Conservationists start work on home for rare dormouse
firstname.lastname@example.org Work to re-home a protected species is now under way ahead of the final stages of construction of a cycle and footpath.
The path, connecting the existing Willesborough Dykes path to Park Farm via the A2070 Hamstreet Road, was under way last year.
But the Highways Agency had to halt construction due to the presence of hazel dormice in the area.
Now volunteers from The Conservation Volunteers (TCV) group at Singleton Environment Centre and from the Kentish Stour Countryside Partnership (KSCP) have been working to create a replacement habitat for the furry critters.
A spokesman for Ashford Borough Council said: “The Highways Agency has now obtained the necessary dormice licences from Natural England, and has undertaken a programme of careful vegetation clearance along the route of the proposed path, adjacent to the A2070, which avoids harming any dormice that may be present.
“In the meantime, we have been working with Kent County Council and KSCP to create a replacement dormouse habitat on the adjacent Willesborough Dykes site.
“More than 3,800 trees and shrubs have been provided by TCV and are being planted by KSCP volunteers.
“We are currently awaiting confirmation from the Highways Agency of their intended start date for the construction of phase two of the cycle path, which we expect to be complete in late spring 2014.”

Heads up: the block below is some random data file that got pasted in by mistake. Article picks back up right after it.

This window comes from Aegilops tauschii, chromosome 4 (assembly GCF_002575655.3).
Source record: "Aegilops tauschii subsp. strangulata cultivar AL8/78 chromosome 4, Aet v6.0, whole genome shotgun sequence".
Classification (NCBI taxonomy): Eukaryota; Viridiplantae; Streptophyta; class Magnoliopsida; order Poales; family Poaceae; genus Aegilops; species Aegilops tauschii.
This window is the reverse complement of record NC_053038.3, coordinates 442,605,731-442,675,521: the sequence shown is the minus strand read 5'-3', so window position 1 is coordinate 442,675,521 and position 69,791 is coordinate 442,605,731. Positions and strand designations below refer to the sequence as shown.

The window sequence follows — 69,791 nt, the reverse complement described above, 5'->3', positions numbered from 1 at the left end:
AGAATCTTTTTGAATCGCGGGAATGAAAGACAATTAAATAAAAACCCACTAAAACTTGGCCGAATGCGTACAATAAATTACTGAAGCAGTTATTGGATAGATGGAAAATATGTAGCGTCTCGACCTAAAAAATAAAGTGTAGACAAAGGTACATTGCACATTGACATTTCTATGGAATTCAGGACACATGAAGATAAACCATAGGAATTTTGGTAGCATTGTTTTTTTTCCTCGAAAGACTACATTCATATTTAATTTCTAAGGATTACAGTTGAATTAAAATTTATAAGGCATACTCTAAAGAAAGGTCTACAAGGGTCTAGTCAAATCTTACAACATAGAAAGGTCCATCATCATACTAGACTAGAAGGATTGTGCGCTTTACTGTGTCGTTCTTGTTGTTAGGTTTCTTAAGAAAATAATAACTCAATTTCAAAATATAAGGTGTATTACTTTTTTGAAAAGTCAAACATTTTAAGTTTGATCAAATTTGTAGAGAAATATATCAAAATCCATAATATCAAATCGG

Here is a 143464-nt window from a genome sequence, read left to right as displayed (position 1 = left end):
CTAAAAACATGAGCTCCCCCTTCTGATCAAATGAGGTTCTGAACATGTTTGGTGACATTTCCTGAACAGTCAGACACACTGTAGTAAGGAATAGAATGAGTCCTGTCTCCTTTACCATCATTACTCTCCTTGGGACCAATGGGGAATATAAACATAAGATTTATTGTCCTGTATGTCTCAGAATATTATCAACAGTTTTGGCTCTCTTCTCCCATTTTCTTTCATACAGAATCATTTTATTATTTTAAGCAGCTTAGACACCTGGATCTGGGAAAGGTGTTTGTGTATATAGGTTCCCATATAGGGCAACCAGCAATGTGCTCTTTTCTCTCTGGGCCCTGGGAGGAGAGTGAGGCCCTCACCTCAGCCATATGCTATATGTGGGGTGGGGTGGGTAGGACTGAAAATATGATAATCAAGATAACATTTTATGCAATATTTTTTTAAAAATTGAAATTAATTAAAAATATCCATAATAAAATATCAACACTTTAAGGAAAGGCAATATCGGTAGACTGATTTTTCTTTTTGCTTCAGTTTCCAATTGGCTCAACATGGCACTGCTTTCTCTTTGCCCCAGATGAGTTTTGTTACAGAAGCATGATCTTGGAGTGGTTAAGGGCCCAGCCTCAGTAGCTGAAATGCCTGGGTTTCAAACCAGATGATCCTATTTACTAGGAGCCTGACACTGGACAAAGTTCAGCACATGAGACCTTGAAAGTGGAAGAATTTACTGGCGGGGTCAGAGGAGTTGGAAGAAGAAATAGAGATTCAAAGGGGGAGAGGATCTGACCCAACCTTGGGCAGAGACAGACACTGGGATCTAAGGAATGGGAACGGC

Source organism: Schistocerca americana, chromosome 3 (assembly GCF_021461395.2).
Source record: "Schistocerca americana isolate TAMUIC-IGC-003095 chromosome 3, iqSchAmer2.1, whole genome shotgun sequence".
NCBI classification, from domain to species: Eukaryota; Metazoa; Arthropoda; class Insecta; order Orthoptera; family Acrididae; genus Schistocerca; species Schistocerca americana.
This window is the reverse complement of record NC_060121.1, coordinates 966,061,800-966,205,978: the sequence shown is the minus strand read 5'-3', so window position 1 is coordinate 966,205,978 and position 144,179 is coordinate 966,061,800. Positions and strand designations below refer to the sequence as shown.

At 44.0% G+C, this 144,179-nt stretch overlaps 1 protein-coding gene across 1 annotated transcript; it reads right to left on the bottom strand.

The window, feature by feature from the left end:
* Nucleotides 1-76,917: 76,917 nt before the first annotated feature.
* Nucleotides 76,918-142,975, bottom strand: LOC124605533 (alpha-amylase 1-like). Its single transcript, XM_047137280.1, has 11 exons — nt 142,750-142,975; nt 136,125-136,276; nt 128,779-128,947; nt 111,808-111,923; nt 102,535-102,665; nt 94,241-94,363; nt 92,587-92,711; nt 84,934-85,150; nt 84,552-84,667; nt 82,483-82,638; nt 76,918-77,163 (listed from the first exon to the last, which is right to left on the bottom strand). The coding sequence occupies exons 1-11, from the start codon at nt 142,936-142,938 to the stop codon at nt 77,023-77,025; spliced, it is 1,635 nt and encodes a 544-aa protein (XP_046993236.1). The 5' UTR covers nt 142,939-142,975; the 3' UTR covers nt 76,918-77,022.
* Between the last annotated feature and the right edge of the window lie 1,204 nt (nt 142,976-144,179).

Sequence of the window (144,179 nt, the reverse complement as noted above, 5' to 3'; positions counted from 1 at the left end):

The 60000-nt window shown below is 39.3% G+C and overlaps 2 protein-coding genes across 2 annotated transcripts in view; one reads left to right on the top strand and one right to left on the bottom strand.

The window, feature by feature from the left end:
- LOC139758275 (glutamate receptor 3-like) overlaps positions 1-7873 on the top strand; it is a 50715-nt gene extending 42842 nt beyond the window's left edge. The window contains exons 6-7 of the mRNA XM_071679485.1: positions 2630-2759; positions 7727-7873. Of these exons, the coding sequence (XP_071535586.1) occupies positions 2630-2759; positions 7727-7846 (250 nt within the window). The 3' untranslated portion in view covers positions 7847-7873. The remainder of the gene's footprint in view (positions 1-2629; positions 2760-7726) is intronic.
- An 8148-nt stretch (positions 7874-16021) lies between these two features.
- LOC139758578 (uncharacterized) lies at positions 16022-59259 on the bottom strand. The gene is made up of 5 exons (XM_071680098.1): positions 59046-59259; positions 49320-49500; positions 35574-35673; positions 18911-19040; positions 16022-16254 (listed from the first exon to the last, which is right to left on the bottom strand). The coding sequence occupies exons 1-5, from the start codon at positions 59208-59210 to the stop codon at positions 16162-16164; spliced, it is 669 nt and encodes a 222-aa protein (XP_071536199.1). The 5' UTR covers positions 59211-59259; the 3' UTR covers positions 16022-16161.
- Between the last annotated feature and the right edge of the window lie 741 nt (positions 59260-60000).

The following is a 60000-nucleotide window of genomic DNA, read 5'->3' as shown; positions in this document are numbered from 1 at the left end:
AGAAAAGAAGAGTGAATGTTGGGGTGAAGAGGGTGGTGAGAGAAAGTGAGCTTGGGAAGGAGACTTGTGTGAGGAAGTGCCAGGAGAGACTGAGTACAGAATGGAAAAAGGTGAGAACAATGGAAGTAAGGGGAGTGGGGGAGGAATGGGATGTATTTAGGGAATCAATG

Construction was completed on the first section of the 1.6km ‘greenway’ route, running from Asda supermarket in Kimberley Way through the Willesborough Dykes, in July last year.
The hazel dormouse is one of Britain most iconic species, and was once widespread throughout the country, but the removal of hedgerows and the break-up of woodlands have resulted in their numbers declining over the past century.
TCV’s practical action group, the Wild Crew, joined with KCSP volunteers every Wednesday in January to help provide the new habitat.
The new home is comprised of hazel, hawthorn and wayfaring trees, which are all important food sources for dormice.
Holly, wild privet, blackthorn, dog rose and guelder rose have also been planted.
The route will connect Willesborough Dykes path to Park Farm via the A2070
Local dormice will be able to rest undisturbed